Praying for a miracle? COVID curbs hit Portuguese shrine’s tourist trade

Members of the clergy take part in a procession during the coronavirus disease (COVID-19) outbreak, at the Catholic shrine of Fatima

LISBON (Reuters) – For businesses dependent on Portugal’s most celebrated place of pilgrimage, Tuesday was supposed to be the busiest day of the year – and then the pandemic intervened.

Every October 13, huge crowds converge on the Fatima shrine to mark the anniversary of the date in 1917 when the third and final vision of the Virgin Mary authenticated by the Catholic Church took place.

But coronavirus-related restrictions meant just 4,500 attended this year’s celebration compared to 100,000 in 2019, and the donations on which the sanctuary depends have all but dried up, said its spokeswoman Carmo Rodeira.

“The sanctuary exists to welcome pilgrims … but the biggest impact is on the way we celebrate faith and this is the biggest challenge that the pandemic has brought to the Church,” she said.

Meanwhile restaurants stand empty in the religious tourism-dependent town and hotel takings are down by up to 90%, according to official data.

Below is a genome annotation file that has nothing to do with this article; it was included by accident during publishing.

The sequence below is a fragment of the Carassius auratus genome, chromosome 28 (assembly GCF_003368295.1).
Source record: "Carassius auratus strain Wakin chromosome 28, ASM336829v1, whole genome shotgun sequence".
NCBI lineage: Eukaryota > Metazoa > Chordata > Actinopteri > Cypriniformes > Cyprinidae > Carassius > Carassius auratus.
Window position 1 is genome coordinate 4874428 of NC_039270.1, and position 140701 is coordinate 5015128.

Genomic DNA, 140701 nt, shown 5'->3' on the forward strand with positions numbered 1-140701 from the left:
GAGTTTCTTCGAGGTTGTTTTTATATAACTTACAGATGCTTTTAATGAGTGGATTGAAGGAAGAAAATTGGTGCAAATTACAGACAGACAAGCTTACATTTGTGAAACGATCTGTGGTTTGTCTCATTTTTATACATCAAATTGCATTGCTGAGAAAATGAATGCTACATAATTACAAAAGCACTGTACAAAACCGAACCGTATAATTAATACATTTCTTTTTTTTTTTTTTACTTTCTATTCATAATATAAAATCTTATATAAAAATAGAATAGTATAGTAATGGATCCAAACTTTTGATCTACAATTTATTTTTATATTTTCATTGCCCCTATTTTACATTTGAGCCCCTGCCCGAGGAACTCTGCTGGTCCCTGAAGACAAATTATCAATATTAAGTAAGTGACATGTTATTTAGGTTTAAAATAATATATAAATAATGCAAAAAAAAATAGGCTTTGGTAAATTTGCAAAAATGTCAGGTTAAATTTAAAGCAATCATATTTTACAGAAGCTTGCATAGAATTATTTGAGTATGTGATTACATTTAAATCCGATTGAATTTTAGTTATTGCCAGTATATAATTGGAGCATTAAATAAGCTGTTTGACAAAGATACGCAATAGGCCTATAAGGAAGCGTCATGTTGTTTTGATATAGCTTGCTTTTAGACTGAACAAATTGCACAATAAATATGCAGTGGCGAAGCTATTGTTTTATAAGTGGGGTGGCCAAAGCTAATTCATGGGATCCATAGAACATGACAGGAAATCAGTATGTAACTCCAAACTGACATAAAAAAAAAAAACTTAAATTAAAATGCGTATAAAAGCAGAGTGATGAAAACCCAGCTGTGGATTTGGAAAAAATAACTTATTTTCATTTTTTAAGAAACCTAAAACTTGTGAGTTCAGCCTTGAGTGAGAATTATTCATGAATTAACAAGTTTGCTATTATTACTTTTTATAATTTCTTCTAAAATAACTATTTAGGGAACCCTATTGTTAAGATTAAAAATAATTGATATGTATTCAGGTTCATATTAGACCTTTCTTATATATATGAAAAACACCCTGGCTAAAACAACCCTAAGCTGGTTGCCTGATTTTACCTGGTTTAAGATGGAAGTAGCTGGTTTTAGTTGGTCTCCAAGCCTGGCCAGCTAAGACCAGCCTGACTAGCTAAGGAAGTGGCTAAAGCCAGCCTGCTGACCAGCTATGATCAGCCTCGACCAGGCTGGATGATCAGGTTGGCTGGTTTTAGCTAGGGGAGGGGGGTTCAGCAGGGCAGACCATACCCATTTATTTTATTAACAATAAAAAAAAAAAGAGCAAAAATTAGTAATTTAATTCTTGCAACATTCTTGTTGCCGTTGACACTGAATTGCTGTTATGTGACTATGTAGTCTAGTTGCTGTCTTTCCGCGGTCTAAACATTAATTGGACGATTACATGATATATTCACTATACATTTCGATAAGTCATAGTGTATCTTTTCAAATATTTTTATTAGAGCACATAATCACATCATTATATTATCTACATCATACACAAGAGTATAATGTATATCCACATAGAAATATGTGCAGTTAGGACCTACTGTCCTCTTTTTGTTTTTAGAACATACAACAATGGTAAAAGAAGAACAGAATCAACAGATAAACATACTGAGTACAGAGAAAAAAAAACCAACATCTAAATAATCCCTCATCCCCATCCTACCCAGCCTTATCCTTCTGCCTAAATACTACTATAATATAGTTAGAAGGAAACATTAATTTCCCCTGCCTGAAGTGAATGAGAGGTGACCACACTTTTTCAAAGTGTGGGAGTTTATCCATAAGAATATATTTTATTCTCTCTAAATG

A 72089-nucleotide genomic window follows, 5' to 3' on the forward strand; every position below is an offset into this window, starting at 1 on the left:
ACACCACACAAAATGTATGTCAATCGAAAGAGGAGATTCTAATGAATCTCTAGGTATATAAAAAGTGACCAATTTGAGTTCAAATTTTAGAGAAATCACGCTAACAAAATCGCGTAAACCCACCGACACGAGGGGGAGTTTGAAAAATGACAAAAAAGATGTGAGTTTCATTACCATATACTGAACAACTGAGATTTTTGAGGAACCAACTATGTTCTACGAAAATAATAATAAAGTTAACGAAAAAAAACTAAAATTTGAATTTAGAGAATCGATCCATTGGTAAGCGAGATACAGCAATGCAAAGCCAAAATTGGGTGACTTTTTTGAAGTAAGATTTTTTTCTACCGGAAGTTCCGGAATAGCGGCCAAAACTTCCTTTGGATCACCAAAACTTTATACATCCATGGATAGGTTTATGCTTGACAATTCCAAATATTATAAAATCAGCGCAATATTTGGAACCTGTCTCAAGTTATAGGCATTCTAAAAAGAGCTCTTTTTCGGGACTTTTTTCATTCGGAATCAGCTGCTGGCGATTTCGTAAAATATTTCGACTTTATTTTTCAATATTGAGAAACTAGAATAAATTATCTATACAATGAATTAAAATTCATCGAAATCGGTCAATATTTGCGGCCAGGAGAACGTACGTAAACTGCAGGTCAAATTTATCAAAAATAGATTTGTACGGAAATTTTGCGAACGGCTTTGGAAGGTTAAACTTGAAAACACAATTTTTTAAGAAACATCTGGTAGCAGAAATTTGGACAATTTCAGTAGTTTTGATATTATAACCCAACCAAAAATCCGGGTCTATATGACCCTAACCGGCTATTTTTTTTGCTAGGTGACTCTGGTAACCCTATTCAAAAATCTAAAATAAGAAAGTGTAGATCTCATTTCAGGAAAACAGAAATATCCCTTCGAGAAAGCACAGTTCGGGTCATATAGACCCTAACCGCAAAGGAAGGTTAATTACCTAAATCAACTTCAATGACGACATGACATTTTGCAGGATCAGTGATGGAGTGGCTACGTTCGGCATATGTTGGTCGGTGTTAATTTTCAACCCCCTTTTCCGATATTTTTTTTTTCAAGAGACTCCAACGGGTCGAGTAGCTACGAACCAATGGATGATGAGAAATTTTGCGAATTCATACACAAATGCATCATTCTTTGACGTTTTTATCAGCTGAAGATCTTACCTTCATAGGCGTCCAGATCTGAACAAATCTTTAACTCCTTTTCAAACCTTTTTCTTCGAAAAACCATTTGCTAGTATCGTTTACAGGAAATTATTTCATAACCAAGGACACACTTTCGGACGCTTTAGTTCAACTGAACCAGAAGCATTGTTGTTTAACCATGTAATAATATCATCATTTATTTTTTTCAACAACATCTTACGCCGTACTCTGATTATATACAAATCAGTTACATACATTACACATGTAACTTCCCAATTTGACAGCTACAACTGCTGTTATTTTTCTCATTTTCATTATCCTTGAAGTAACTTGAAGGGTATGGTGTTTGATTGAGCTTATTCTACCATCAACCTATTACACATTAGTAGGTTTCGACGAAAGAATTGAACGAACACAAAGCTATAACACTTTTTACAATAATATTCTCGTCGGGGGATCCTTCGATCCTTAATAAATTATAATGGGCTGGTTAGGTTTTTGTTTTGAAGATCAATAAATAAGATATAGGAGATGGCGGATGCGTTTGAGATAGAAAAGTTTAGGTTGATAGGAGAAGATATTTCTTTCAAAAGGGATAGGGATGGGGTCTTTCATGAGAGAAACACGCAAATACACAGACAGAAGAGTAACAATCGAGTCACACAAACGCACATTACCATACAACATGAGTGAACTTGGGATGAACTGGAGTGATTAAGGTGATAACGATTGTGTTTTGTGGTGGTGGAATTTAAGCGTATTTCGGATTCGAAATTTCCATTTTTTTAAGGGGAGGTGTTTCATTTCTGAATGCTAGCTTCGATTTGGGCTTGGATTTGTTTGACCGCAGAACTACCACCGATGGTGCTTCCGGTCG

“The international guests simply disappeared,” said Alexandre Marto, director of Fatima Hotels, a group of 10 establishments sharing the same booking platform.

“The situation … becomes even more difficult because we don’t know how long it (the COVID curbs) will last,” said Purificacao Reis, president of local business association ACISO.

Around the sanctuary, shopkeepers at most of the dozens of stores selling religious items are all but empty, and even those with customers are struggling.

“The foreigners stopped coming and now it is only the Portuguese, who have little money – just like myself,” said Ana Maria, 60, while standing outside her tiny but packed shop.

Unsure how long she will able to stay in business, she prays for better days.

For some, however, the crisis has created opportunities.

Ana Paula Reis decided to move her restaurant to a less touristy location, allowing her local customers to enjoy her traditional recipes in greater comfort.

“On tourist streets, …hotels are closed, shops are closed. It’s scary,” she said. “The pandemic brought me the chance to grow.”

(This story has been refiled to fix spelling in headline)

(Reporting by Catarina Demony and Miguel Pereira; Additional reporting by Pedro Nunes; Editing by Andrei Khalip and John Stonestreet)

More from our Sister Sites